Real Estate

The Consolidation Story in Mumbai Real Estate Hits a Roadblock

By 30/07/2021April 29th, 2022No Comments
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Mumbai Real Estate Hits a Roadblock

The waiver of stamp duty by the government to mitigate the woes of the real estate sector might have somewhat helped the industry but it has somehow also given a sense of boost to the weaker players in the ruthless market. Competition works as a “cleansing” tool, which rids itself of the weaker younglings, but with the government’s support that cleansing might somewhat have stopped. Since 2016, several weaker and poorer hands have left the business but there are more than enough players who are exploring newer opportunities.

The aforementioned circumstances show an uncontested option that has never been viewed closely enough over the last few years – Consolidation in the Real Estate sector. The premise in favor of consolidation states that competition, profitability levels amidst greater regulatory scrutiny, and higher capital requirements weed out the weaker players in the market, thus, riding the sector of its unproductive thorns.

Due to the consolidation mechanism, only key and serious players survive in the business and hence the efficiency of the system is maintained. However, the pandemic exacerbated the woes of builders leading to a real estate consolidation roadblock.

Is the theme of major consolidation an exaggeration?

The data released by Liases Foras emphatically shows that the market share of the top 50 players in real estate has declined over the last three years. From commanding a significant 54% market share in the financial year 2019, it has now fallen to 49%. Meanwhile, on the other hand, the number of developers has risen from 2,598 to 2,728.

So this begs a pertinent question that is the theme of major consolidation an exaggeration? It would be a gross misjudgment to state that the consolidation within the industry is not wholly an exaggeration. But it is to be noted that forecasts on its scale and pace are wildly exaggerated. There could be various key reasons for this. First and foremost is the nature of the market.

Real estate in India is dominated by the markets in Delhi, NCR, and Mumbai. NCR and Mumbai Metropolitan Region (MMR) contribute 60% to Indian real estate. Within MMR, the most expensive and affluent market in Mumbai. Given its poshness and lavish lifestyle, demand for it is immensely high. But it is to be noted that due to the land constraints, it is primarily a redevelopment-led market.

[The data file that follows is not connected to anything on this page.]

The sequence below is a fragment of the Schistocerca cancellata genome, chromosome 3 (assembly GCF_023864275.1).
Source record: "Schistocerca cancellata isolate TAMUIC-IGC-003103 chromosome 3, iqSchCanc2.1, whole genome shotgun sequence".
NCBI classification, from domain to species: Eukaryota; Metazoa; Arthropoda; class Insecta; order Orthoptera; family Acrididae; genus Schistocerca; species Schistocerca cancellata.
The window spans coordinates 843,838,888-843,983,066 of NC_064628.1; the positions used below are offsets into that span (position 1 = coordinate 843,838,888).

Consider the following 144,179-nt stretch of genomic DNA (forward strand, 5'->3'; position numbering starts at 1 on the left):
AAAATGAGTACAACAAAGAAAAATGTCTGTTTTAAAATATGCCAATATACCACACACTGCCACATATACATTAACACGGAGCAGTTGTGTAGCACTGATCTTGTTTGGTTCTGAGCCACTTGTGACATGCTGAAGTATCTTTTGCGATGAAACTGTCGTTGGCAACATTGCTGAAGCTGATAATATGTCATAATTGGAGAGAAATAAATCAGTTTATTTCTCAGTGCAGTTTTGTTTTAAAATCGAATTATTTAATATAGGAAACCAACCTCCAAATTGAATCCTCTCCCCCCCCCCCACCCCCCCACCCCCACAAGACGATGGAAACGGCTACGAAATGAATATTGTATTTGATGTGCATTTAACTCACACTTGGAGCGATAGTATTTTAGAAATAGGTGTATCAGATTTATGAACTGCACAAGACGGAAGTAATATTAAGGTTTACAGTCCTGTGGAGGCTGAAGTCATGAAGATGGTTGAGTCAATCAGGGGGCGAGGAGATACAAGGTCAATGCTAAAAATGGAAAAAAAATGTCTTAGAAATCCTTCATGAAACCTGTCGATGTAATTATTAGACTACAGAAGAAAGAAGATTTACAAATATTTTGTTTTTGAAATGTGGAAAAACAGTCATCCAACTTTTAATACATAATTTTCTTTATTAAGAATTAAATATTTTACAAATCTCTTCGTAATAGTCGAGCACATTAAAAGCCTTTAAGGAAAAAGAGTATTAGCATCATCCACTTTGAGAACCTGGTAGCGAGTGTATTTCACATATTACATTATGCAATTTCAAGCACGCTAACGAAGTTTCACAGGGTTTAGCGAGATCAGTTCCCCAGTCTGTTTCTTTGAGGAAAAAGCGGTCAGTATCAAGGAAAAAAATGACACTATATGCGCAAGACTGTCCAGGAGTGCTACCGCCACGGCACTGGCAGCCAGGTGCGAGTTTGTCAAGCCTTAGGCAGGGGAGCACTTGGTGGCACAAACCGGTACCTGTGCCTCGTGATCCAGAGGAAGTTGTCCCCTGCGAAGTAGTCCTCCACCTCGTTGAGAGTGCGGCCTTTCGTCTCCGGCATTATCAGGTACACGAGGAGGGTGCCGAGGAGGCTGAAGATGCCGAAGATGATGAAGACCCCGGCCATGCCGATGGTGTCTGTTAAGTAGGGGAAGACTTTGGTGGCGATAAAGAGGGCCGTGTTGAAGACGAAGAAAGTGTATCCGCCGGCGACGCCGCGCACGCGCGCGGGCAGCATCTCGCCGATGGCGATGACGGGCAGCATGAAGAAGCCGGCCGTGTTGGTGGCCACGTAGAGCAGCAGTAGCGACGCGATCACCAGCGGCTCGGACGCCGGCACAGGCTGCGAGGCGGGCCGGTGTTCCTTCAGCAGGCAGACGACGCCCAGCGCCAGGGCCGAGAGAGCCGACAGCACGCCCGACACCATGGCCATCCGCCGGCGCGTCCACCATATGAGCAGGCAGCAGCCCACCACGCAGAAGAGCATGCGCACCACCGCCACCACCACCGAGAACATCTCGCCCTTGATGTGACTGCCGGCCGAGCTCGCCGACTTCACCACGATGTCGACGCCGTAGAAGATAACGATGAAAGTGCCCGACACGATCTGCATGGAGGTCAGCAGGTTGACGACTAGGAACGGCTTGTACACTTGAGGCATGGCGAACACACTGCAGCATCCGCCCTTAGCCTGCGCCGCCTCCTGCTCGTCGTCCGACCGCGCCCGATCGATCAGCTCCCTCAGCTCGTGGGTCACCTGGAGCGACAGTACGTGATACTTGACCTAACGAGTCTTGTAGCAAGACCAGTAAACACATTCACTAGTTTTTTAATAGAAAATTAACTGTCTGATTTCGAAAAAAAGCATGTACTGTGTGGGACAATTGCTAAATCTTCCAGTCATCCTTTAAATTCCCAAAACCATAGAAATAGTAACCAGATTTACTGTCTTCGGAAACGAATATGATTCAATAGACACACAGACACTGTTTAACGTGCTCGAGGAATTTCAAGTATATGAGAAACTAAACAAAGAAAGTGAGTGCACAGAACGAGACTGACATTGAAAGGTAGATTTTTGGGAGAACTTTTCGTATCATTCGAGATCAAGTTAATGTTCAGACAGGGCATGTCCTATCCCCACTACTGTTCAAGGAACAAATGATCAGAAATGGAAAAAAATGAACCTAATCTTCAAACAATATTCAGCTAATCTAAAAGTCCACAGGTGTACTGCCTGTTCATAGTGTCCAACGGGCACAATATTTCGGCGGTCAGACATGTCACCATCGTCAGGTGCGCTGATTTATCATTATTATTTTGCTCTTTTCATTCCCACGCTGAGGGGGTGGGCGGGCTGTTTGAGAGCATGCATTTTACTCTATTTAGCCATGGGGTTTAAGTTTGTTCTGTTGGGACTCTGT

Thus, society redevelopment has small plot sizes which larger developers are likely to shun. While on the other hand slum rehabilitation redevelopment is too messy for key players to be enthusiastic over. Thus, it may come as a surprise to no one that over the last five years, the market share of the largest developer in Mumbai has ranged between a meager 3% – and 5%.

Secondly, talking about the affordability of houses, the Real Estate Regulatory Act has provided a much-needed boost for home buyer confidence. It has also emphatically led many lenders who have moderated their resistance to dealing only with a certain set of developers. Thus, an advantage to the home buyers is, small and mid-level credible builders are witnessing an easier acceptance into the formal lending market.

Thus many of these developers are getting access to the formal lending market, which earlier was denied to them as they were primarily dependent on only customer advances. With the adoption of RERA, the better players are seeing interest from lenders who have anyway been keen on diversifying their lending portfolios.

Another phenomenon that works here is that local players are offering more value for money. When a market moves from being investor-driven to end-user-driven, then all real estate is local. And players who know the intricacies of that market better are able to offer products at prices that are often a preference to the larger names.

Last but not the least, many developers throughout their years in business have learned one prominent lesson, that one should not bite more than they can chew. With taking on more than what one could fathom and being involved in numerous projects that often ensure a balance sheet saddled with high debt, most players in the last year have opted to deleverage and go slow on new projects.

This is a trend that will not end in a hurry. It also emphatically means that the market share gains will always be restricted, even if projects are undertaken in different frameworks.

As it is known that many ‘branded developers’ are primarily ‘famous surnames’ who offer a product of posh, similar quality to Tier 2 and Tier 3 builders, but it is usually done at a premium pricing. The only edge that these ‘branded developers’ hold over non-branded ones is that they provide near-certainty of at least delivering a project in the future that cannot be ensured by a non-branded developer.

But as more projects by lesser-known developers start getting delivered on account of greater regulatory scrutiny and compliance, it would be right to state that the ‘edge’ of larger players will diminish in value. While the market dynamics seem unfavorable for Mumbai’s listed developers who are banking on big market share gains, it certainly spells good news for home-buyers who will have a plethora of options to choose from.

 


Tags: real estate sector, real estate developers in mumbai, mumbai real estate, mumbai real estate market, bandra mumbai real estate, consolidation story in mumbai real estate

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